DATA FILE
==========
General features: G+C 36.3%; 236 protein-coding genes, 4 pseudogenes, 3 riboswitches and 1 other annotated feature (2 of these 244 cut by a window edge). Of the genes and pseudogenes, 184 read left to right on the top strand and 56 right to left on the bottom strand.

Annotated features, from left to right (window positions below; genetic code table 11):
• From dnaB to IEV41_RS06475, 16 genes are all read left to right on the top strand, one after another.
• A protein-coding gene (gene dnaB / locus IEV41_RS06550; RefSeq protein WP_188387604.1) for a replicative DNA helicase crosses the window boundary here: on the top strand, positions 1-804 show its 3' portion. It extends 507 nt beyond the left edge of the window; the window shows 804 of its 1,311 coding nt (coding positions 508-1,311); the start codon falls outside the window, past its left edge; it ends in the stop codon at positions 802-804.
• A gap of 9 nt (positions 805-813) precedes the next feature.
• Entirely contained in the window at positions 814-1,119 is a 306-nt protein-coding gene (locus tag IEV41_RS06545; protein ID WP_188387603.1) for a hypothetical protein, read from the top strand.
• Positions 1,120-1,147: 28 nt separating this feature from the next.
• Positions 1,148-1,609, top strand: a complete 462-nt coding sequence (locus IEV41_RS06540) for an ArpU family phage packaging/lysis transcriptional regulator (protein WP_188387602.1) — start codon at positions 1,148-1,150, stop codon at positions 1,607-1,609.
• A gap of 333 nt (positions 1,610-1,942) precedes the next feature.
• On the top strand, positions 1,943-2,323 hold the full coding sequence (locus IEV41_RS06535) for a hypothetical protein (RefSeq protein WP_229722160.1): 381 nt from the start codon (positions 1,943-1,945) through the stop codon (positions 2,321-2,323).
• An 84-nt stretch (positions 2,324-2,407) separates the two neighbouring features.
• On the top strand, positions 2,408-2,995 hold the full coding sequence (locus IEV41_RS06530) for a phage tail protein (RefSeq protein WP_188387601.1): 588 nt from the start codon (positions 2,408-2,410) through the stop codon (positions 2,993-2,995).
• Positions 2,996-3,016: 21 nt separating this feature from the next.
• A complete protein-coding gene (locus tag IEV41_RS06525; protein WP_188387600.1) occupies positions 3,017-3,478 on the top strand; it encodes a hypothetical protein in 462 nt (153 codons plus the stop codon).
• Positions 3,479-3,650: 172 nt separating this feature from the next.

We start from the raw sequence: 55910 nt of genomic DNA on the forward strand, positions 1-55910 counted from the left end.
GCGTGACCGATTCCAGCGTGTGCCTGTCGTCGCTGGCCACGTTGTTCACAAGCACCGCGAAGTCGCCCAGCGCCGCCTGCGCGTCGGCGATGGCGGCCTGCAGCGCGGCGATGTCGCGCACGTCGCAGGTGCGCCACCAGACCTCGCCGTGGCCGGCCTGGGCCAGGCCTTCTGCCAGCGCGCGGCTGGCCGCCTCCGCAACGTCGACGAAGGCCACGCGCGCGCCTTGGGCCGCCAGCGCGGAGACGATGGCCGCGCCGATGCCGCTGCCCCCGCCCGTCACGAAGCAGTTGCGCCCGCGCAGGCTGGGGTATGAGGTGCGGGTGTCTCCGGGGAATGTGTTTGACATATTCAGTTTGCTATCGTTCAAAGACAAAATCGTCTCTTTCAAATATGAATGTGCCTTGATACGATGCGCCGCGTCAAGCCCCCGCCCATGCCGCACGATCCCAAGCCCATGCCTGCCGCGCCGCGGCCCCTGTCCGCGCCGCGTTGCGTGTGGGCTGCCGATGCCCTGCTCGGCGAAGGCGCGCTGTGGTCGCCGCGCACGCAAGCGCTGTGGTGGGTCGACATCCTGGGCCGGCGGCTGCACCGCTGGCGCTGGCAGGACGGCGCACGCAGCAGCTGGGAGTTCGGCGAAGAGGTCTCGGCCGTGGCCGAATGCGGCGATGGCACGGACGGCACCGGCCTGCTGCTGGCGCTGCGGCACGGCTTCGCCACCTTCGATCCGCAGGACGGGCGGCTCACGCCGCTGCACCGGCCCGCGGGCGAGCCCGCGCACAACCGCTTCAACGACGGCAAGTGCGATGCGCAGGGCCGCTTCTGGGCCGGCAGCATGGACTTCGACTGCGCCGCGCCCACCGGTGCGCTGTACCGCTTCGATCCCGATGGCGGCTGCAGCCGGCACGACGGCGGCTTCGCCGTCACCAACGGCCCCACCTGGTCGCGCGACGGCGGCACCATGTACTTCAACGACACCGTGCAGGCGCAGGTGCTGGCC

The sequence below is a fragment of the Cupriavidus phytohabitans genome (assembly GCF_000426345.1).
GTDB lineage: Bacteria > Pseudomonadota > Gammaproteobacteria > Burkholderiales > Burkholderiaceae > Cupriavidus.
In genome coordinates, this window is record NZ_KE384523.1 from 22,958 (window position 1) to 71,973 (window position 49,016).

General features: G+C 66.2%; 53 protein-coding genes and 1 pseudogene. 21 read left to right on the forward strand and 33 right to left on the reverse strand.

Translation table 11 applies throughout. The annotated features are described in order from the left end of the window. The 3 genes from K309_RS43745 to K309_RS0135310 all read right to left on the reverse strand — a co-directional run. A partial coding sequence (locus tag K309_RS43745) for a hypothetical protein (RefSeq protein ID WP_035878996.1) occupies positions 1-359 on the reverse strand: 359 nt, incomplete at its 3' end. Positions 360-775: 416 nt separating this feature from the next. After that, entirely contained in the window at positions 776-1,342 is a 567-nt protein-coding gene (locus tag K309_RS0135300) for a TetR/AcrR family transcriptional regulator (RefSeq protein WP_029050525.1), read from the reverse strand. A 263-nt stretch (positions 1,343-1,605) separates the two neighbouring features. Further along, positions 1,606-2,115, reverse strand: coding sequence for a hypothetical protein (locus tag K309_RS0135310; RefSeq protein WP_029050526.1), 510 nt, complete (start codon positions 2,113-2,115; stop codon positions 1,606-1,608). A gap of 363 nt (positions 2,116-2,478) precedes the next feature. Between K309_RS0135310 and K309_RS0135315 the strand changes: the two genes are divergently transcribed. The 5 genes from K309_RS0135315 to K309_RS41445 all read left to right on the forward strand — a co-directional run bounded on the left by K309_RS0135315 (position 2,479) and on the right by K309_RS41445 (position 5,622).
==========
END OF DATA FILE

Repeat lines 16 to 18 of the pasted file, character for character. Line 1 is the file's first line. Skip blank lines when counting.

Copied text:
We start from the raw sequence: 55910 nt of genomic DNA on the forward strand, positions 1-55910 counted from the left end.
GCGTGACCGATTCCAGCGTGTGCCTGTCGTCGCTGGCCACGTTGTTCACAAGCACCGCGAAGTCGCCCAGCGCCGCCTGCGCGTCGGCGATGGCGGCCTGCAGCGCGGCGATGTCGCGCACGTCGCAGGTGCGCCACCAGACCTCGCCGTGGCCGGCCTGGGCCAGGCCTTCTGCCAGCGCGCGGCTGGCCGCCTCCGCAACGTCGACGAAGGCCACGCGCGCGCCTTGGGCCGCCAGCGCGGAGACGATGGCCGCGCCGATGCCGCTGCCCCCGCCCGTCACGAAGCAGTTGCGCCCGCGCAGGCTGGGGTATGAGGTGCGGGTGTCTCCGGGGAATGTGTTTGACATATTCAGTTTGCTATCGTTCAAAGACAAAATCGTCTCTTTCAAATATGAATGTGCCTTGATACGATGCGCCGCGTCAAGCCCCCGCCCATGCCGCACGATCCCAAGCCCATGCCTGCCGCGCCGCGGCCCCTGTCCGCGCCGCGTTGCGTGTGGGCTGCCGATGCCCTGCTCGGCGAAGGCGCGCTGTGGTCGCCGCGCACGCAAGCGCTGTGGTGGGTCGACATCCTGGGCCGGCGGCTGCACCGCTGGCGCTGGCAGGACGGCGCACGCAGCAGCTGGGAGTTCGGCGAAGAGGTCTCGGCCGTGGCCGAATGCGGCGATGGCACGGACGGCACCGGCCTGCTGCTGGCGCTGCGGCACGGCTTCGCCACCTTCGATCCGCAGGACGGGCGGCTCACGCCGCTGCACCGGCCCGCGGGCGAGCCCGCGCACAACCGCTTCAACGACGGCAAGTGCGATGCGCAGGGCCGCTTCTGGGCCGGCAGCATGGACTTCGACTGCGCCGCGCCCACCGGTGCGCTGTACCGCTTCGATCCCGATGGCGGCTGCAGCCGGCACGACGGCGGCTTCGCCGTCACCAACGGCCCCACCTGGTCGCGCGACGGCGGCACCATGTACTTCAACGACACCGTGCAGGCGCAGGTGCTGGCC

The sequence below is a fragment of the Cupriavidus phytohabitans genome (assembly GCF_000426345.1).